>
> ----- Original Message -----
> From: Mark Schaffer
> To: [email protected] ; M Quagliariello
> Sent: Thursday, June 17, 2004 9:59 PM
> Subject: Re: st: Testing for endogeneity with xtabond
>
>
> Mario,
>
> Quoting M Quagliariello <[email protected]>:
>
> > Hallo!
> >
> > I hope someone can help me.
> > Suppose I want to estimate a dynamic panel with xtabond having
> > three
> > sets of variables:
> > A) surely endogenous
> > B) surely exogenous
> > C) maybe endogenous
> >
> > I was thinking to test for the endogenity of variables C) in
> this
> > way:
> > 1) estimate a model in which variables C are considered as
> > exogenous.
> > The estimated coefficients should be consistent and efficient if
> > the
> > variables are actually exogenous, but inconsistent if the
> variables
> > C)
> > are endogenous (model1).
> > 2) re-estimate the model considering the variables C) as
> endogenous
> > and
> > instrumenting them with their lagged levels (as for the lagged
> > dependent
> > variable and the other enedogenous regressors). The estimated
> > coefficients should be always consistent (model2).
> > 3) test for endogeneity using -hausman model2 model1-
> >
> > Is it reasonable?
>
> You don't say so explicitly, but it looks like your category C
> variables
> are regressors.  In that case, what you want is a test of a subset
> of
> orthogonality conditions.  Because the suspect instruments are
> regressors,
> the usual GMM "difference-in-Sargan" or "C test" for a subset of
> orthogonality conditions is numerically equivalent to a Hausman
> test.  See
> Hayashi's (2000) textbook, pp. 233-34, or the 2003 Stata Journal
> paper I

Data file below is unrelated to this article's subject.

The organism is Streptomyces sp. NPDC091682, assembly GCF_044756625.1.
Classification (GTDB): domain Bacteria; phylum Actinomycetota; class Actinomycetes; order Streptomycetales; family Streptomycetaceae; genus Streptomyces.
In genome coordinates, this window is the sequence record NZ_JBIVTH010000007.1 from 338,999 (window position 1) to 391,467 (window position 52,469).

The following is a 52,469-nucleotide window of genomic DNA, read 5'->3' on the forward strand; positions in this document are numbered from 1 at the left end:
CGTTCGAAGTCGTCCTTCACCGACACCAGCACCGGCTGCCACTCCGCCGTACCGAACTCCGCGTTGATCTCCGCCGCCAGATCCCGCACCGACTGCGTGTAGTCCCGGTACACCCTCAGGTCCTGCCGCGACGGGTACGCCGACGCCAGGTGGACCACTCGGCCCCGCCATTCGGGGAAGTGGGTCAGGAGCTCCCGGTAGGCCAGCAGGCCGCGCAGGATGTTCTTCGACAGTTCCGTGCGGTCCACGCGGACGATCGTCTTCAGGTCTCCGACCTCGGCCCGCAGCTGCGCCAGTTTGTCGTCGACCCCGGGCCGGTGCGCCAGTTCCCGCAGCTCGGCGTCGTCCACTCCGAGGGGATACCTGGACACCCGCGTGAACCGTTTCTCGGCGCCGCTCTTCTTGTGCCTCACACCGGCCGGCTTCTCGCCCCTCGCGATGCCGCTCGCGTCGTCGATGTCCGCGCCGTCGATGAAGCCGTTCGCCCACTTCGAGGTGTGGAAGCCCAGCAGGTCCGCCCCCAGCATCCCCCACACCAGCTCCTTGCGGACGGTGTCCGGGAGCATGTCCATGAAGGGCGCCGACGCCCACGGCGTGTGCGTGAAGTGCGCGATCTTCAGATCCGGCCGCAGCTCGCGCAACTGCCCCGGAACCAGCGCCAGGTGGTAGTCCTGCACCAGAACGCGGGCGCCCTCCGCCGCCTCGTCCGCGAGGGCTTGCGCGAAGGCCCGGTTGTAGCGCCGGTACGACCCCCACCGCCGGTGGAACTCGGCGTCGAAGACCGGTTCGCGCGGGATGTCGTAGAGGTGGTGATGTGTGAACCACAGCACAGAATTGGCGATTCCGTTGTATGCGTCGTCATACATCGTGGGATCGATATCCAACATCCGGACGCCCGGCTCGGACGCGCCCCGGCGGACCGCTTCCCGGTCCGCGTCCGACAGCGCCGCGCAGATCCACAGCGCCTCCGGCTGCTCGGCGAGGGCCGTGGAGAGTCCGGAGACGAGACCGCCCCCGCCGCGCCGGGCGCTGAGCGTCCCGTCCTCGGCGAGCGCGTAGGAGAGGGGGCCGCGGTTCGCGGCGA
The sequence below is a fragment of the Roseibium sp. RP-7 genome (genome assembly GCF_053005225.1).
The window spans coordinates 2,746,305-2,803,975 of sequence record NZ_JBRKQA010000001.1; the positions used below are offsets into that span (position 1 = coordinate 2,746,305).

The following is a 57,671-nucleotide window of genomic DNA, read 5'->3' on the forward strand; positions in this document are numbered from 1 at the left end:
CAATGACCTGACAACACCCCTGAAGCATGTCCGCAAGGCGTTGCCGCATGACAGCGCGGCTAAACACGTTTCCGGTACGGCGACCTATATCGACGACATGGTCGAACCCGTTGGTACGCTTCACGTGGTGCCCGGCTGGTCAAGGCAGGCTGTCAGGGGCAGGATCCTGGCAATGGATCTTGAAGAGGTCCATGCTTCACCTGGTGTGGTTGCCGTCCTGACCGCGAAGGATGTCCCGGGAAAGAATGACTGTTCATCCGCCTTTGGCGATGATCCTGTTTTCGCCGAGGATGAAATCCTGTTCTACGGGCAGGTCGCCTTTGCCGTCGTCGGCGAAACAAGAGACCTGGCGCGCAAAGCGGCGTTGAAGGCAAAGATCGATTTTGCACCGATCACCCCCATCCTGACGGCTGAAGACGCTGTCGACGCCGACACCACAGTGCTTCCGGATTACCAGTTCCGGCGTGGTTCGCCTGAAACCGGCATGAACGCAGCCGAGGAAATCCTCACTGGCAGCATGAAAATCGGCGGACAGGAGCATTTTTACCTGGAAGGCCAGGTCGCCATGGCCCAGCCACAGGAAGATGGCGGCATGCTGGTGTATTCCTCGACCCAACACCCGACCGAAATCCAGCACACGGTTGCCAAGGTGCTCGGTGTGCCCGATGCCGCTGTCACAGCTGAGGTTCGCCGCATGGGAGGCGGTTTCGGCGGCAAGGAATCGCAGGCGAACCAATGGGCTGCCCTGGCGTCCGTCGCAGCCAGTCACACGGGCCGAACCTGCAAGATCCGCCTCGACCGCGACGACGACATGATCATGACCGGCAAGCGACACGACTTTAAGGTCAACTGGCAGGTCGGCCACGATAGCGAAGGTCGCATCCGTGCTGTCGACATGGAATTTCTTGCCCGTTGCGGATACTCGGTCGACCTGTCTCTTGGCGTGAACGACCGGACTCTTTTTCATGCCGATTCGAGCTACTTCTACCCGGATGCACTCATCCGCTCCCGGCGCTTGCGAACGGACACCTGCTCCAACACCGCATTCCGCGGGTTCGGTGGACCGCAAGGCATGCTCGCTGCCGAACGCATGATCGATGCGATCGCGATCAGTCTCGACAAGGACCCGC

> did with Kit Baum and Steve Stillman.
>
> You can proceed as you describe, or, since you're using xtabond2,
> even
> more easily, just calculate the difference of the Sargan-Hansen
> statistics
> of the two estimations.  This will be distributed as chi-sq with
> dof=number of suspect instruments.
>
> IMPORTANT - you must make sure that every instrument that appears in
> model
> 2 is also an instrument in model 1.  You want to use lagged C
> variables as
> instruments when estimating model 2, so that means that you have to
> use
> exactly these lagged variables as instruments when estimating model
> 1 as
> well (even though the C variables are being treated as exogenous).
>
> --Mark
>
> >
> > Thanks a lot,
> >
> > Mario
> >
> > *
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> >
>
>
>
> Prof. Mark Schaffer
> Director, CERT
> Department of Economics
> School of Management & Languages
> Heriot-Watt University, Edinburgh EH14 4AS
> tel +44-131-451-3494 / fax +44-131-451-3008
> email: [email protected]
> web: http://www.sml.hw.ac.uk/ecomes
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Prof. Mark Schaffer
Director, CERT
Department of Economics
School of Management & Languages
Heriot-Watt University, Edinburgh EH14 4AS
tel +44-131-451-3494 / fax +44-131-451-3008
email: [email protected]
web: http://www.sml.hw.ac.uk/ecomes
________________________________________________________________

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Watt University does not accept liability or responsibility
for changes made to this e-mail after it was sent, or for
viruses transmitted through this e-mail.  Opinions, comments,
conclusions and other information in this e-mail that do not
relate to the official business of Heriot Watt University are
not endorsed by it.
________________________________________________________________
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```